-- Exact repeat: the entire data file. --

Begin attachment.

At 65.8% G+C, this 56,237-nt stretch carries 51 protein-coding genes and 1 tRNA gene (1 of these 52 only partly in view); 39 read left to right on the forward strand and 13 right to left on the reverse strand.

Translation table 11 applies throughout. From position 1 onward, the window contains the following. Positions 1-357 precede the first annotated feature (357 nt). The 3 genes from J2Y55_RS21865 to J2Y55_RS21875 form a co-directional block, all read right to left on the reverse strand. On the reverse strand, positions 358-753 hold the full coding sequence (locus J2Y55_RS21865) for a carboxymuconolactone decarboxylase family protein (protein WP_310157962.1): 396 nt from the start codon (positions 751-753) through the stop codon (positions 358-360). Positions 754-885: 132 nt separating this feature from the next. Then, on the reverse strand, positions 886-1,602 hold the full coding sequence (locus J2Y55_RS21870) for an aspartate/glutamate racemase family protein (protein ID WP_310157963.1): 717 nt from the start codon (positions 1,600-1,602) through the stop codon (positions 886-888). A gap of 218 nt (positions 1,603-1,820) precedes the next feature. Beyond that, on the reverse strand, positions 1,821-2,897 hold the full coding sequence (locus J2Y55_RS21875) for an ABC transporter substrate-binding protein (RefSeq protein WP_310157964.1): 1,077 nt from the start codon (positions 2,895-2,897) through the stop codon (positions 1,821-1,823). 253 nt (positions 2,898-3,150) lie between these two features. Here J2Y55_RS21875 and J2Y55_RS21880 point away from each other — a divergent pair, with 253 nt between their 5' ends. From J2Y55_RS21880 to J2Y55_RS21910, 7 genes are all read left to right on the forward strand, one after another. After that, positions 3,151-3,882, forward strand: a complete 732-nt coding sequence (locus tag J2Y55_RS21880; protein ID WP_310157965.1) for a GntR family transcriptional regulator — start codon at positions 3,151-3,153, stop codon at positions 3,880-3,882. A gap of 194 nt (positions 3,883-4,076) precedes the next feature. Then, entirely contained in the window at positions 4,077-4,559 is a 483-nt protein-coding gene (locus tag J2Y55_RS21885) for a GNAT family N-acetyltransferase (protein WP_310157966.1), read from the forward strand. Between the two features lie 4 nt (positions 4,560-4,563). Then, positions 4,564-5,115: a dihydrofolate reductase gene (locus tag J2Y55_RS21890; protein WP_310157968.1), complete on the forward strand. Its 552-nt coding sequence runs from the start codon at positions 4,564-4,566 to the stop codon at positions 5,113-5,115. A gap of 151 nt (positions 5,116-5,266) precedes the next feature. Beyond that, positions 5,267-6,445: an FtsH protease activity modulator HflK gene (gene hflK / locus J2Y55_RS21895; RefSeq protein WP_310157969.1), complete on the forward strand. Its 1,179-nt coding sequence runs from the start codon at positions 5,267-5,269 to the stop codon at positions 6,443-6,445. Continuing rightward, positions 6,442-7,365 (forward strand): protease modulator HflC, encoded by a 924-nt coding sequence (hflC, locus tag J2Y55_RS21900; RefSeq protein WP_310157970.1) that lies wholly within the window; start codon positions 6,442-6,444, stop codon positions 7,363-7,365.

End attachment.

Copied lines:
At 65.8% G+C, this 56,237-nt stretch carries 51 protein-coding genes and 1 tRNA gene (1 of these 52 only partly in view); 39 read left to right on the forward strand and 13 right to left on the reverse strand.

Translation table 11 applies throughout. From position 1 onward, the window contains the following. Positions 1-357 precede the first annotated feature (357 nt). The 3 genes from J2Y55_RS21865 to J2Y55_RS21875 form a co-directional block, all read right to left on the reverse strand. On the reverse strand, positions 358-753 hold the full coding sequence (locus J2Y55_RS21865) for a carboxymuconolactone decarboxylase family protein (protein WP_310157962.1): 396 nt from the start codon (positions 751-753) through the stop codon (positions 358-360). Positions 754-885: 132 nt separating this feature from the next. Then, on the reverse strand, positions 886-1,602 hold the full coding sequence (locus J2Y55_RS21870) for an aspartate/glutamate racemase family protein (protein ID WP_310157963.1): 717 nt from the start codon (positions 1,600-1,602) through the stop codon (positions 886-888). A gap of 218 nt (positions 1,603-1,820) precedes the next feature. Beyond that, on the reverse strand, positions 1,821-2,897 hold the full coding sequence (locus J2Y55_RS21875) for an ABC transporter substrate-binding protein (RefSeq protein WP_310157964.1): 1,077 nt from the start codon (positions 2,895-2,897) through the stop codon (positions 1,821-1,823). 253 nt (positions 2,898-3,150) lie between these two features. Here J2Y55_RS21875 and J2Y55_RS21880 point away from each other — a divergent pair, with 253 nt between their 5' ends. From J2Y55_RS21880 to J2Y55_RS21910, 7 genes are all read left to right on the forward strand, one after another. After that, positions 3,151-3,882, forward strand: a complete 732-nt coding sequence (locus tag J2Y55_RS21880; protein ID WP_310157965.1) for a GntR family transcriptional regulator — start codon at positions 3,151-3,153, stop codon at positions 3,880-3,882. A gap of 194 nt (positions 3,883-4,076) precedes the next feature. Then, entirely contained in the window at positions 4,077-4,559 is a 483-nt protein-coding gene (locus tag J2Y55_RS21885) for a GNAT family N-acetyltransferase (protein WP_310157966.1), read from the forward strand. Between the two features lie 4 nt (positions 4,560-4,563). Then, positions 4,564-5,115: a dihydrofolate reductase gene (locus tag J2Y55_RS21890; protein WP_310157968.1), complete on the forward strand. Its 552-nt coding sequence runs from the start codon at positions 4,564-4,566 to the stop codon at positions 5,113-5,115. A gap of 151 nt (positions 5,116-5,266) precedes the next feature. Beyond that, positions 5,267-6,445: an FtsH protease activity modulator HflK gene (gene hflK / locus J2Y55_RS21895; RefSeq protein WP_310157969.1), complete on the forward strand. Its 1,179-nt coding sequence runs from the start codon at positions 5,267-5,269 to the stop codon at positions 6,443-6,445. Continuing rightward, positions 6,442-7,365 (forward strand): protease modulator HflC, encoded by a 924-nt coding sequence (hflC, locus tag J2Y55_RS21900; RefSeq protein WP_310157970.1) that lies wholly within the window; start codon positions 6,442-6,444, stop codon positions 7,363-7,365.